Standard Life again returning capital to shareholders

Company to conduct share consolidation alongside return of £1.75 billion

The All Blacks perform the haka in Eden Park, Auckland, in 2017. Standard Life’s return of capital to shareholders will be broken into two sums – £1 billion and £750 million. Photograph: Peter Meecham/ Inpho/Photosport

The All Blacks perform the haka in Eden Park, Auckland, in 2017. Standard Life’s return of capital to shareholders will be broken into two sums – £1 billion and £750 million. Photograph: Peter Meecham/ Inpho/Photosport

 

I have some shares in Standard Life and I recently received an email from them telling me that they propose to sell their UK and European insurance business. They also indicate that they propose a return of £1.75 billion to shareholders. They included a link to a 133-page circular letter “explaining” the process.

I think this is somewhat similar to what Vodafone did when they sold their holding in Verizon but I’m confused and I hope you can explain in plain English what is proposed and how it will affect shareholders.

Mr S.W., Wicklow

Never mind Vodafone, Standard Life has form in this area. It is only three years ago that it went through a rather fraught return of capital to Irish shareholders after offloading its Canadian businesses.

We can only hope that some of the lessons from that experience have been learned at the group’s Edinburgh headquarters.

So what’s happening this time? Well, as you say, the group is selling its UK and Irish insurance business – Standard Life Assurance Limited – to a company called Phoenix for about £3.28 billion

This is subject to a number of conditions, including approval by a general meeting of shareholders next Monday – June 25th.

As you say, the company has sent extensive correspondence to shareholders outlining its proposal and the reasons why it believes it to be a good deal. Under the name of chairman, Sir Gerry Grimstone, it also explains that, assuming the deal proceeds, it intends to return to shareholders a total of £1.75 billion.

This will be done in two separate exercises, which are explained best in a Q&A format on pages 25-27 of that Standard Life email.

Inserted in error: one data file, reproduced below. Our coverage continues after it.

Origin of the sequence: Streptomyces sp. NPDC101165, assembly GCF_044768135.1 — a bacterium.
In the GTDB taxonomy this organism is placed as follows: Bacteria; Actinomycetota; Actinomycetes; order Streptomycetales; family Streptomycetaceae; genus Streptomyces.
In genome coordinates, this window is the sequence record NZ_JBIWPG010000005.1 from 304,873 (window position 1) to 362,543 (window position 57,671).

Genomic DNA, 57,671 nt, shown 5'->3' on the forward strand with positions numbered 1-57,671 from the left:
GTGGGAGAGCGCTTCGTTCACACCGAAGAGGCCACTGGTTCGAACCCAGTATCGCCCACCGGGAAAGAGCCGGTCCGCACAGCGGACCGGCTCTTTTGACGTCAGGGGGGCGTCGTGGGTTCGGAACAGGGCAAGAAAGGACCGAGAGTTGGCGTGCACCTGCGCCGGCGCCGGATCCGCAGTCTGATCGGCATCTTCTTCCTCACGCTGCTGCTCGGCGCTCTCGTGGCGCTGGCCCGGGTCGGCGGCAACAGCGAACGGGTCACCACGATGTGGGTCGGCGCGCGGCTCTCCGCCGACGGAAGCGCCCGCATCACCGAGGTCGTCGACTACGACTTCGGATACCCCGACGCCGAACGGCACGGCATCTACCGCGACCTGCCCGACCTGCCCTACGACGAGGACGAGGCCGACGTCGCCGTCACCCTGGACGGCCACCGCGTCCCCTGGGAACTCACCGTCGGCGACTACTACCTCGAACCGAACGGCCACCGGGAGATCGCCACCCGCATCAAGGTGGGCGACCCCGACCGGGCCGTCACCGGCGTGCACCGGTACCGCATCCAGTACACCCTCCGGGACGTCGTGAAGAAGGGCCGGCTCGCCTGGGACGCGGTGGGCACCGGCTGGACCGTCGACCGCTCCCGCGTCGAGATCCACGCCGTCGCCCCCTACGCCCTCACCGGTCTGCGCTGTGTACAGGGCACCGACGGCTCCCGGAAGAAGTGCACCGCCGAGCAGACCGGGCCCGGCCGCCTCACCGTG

The return of capital will be broken into two sums – £1 billion and £750 million.

Under the first bit, the company will issue new B shares to shareholders, which the company will then pay you for. This will happen shortly after the Phoenix deal is completed which is expected to be in the third quarter of this year.

It is not yet clear exactly how much you would get – and in any case, you don’t divulge your current shareholding – but the company says it expects it will be a minimum of 33.4 pence sterling for every Standard Life share you currently own.

Share consolidation

But at the same time, the company will also conduct a share consolidation where you will receive 10 new Standard Life shares for every 11 shares you currently own.

The outcome – the value of your new shareholding plus the amount the company pays for your B share plus any fractional cash entitlement thrown up by the consolidation – should mean that the cash value of your remaining shareholding plus the cash your receive should be the same as the value of your current shareholding just before the exercise is completed.

So effectively, you are not getting a windfall here: it is simply that some of your shareholding is being bought by the company. And that brings us to the second part of the process. The remaining £750 million will be used to buyback shares in the market from those investors who wish to sell.

In tax terms, the company says that proceeds for the redemption of the B shares for Irish investors “should generally be treated as capital receipt for tax purposes” – ie subject to capital gains tax.

How that will affect you depends on the number of shares you own and the price at which you bought them.

Please send your queries to Dominic Coyle, Q&A, The Irish Times, 24-28 Tara Street, Dublin 2, or email dcoyle@irishtimes.com. This column is a reader service and is not intended to replace professional advice

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